2017-01-25 / Outdoor Life

April Problems in January

By Ryan Trapani

Well, it’s not feeling much like winter as I write this message on the 17th of January, 2017. Temperatures will be hovering in the 40s during the day throughout many parts of the Catskills, sparking an interest in some maple producers to begin tapping. Some areas may see 50 degrees! Now, January tapping is rare, but does occur. Take last year for instance; I tapped around the third week in January. Normally, in central Ulster County, the tapping time occurs about the third week in February; in the higher elevations possibly in the beginning of March or so.

However, start times are highly site-specific and subjective, too. For instance, elevation can drastically influence temperature. I live at approximately 900 feet, while Walton sits at about 1200 feet. Claryville and Tannersville are each above 2000 feet and surrounded by higher mountains where colder air often collects. Aspect – or the side of a mountain you’re facing – can also mean different start times. The north side is generally cooler and tapping there often occurs later in the season; however, the season ends later too. If you’re at a lower elevation and are southeast facing as I am, then your season will most likely begin earlier. In other words, marking your calendar for tapping trees really starts on the ground where your feet are planted and inside your head.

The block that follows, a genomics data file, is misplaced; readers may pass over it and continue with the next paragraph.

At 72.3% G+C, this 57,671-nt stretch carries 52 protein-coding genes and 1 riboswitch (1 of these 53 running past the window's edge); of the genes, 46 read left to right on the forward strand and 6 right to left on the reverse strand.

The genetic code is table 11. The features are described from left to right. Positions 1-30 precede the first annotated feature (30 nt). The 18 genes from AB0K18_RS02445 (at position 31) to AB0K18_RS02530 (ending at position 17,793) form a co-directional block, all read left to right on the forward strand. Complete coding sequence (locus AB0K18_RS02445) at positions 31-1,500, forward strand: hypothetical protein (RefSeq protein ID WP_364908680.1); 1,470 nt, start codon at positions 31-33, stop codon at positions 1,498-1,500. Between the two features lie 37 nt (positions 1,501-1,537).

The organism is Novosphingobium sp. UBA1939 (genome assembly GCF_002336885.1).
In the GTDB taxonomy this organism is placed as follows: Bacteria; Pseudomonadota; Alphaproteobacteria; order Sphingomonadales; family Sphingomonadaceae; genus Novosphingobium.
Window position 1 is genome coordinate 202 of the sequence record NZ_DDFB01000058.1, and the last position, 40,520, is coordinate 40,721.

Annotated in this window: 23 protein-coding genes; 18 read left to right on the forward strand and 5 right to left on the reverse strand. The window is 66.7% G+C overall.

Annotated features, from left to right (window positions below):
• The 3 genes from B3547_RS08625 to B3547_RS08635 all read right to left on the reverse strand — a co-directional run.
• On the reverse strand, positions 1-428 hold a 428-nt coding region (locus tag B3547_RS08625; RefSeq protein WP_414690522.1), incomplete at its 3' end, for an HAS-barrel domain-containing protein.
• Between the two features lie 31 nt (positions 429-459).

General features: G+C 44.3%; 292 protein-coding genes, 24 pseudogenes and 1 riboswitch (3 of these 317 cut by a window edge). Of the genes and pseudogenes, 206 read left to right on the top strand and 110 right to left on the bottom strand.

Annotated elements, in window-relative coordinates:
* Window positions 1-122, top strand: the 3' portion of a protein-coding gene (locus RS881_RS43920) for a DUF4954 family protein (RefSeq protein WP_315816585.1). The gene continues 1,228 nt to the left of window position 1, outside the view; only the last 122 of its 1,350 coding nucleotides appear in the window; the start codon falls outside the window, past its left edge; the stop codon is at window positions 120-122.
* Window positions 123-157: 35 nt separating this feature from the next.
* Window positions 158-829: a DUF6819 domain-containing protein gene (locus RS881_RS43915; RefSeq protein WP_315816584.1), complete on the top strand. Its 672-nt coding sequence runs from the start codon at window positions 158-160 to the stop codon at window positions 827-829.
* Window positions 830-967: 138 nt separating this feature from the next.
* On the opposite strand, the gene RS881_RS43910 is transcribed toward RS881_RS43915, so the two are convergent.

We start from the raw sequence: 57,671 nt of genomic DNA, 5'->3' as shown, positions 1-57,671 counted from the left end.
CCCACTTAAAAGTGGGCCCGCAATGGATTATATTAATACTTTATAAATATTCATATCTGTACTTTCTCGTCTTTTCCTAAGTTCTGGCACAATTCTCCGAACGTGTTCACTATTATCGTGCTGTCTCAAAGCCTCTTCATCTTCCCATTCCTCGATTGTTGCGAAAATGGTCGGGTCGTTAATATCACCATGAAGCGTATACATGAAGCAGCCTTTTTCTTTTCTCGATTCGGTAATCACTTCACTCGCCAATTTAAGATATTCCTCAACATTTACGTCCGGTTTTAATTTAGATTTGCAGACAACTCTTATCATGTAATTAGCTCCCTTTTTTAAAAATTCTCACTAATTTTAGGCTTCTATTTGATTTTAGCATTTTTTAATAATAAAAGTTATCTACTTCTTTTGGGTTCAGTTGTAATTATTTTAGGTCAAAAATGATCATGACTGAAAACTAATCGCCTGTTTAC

Another problem with traditional timetables is that they existed under a time period when producers didn’t have access to the weather channel. It’s probably true that global warming could be having an influence on an earlier start time. But, it’s probably true too that technology also has changed the way we tap trees. For instance, in 1850, there was no 10-day weather forecast. Instead, a producer would have to experience a series of warm days before thinking about tapping. Also, sap collection technology probably plays a role too. Buckets used for collecting sap are more exposed to wind and seem to be more likely to “shut off” in comparison to more sealed tubing systems. Tubing with added vacuum systems are even more efficient and less exposed to the elements and apparently flow longer, too. In other words, technology cannot be discounted in its influence on sap flow and start times.

Too Warm to Tap?

Now here comes the newfound phenomenon - at least for me who has only been at it for 10 years. I am peering into the 10-day forecast to see if there are enough “above 40-degree days” to warrant tapping; yep, there sure are. During this time of year, it’s “normally” not warm enough during the day for the sap to run, right? Well, it turns out that every day will be too warm; that’s right, it’ll be too warm. In other words, the lows are also all above freezing. Well, the sap just won’t run after a few days if it doesn’t freeze at night; normally a late March or April problem. But we’re in January! So, for the first time, I’m debating not tapping in January because it’s too warm; can you believe that? Maybe I’ll wait until February for it to warm up. Or maybe I’ll just take a chance, tap now, and hope for the best. I guess guessing is still a part of the maple sugaring season in 2017 just as it was in 1917 and before.

Ryan Trapani is the Interim Executive Director at Catskill Forest Association;

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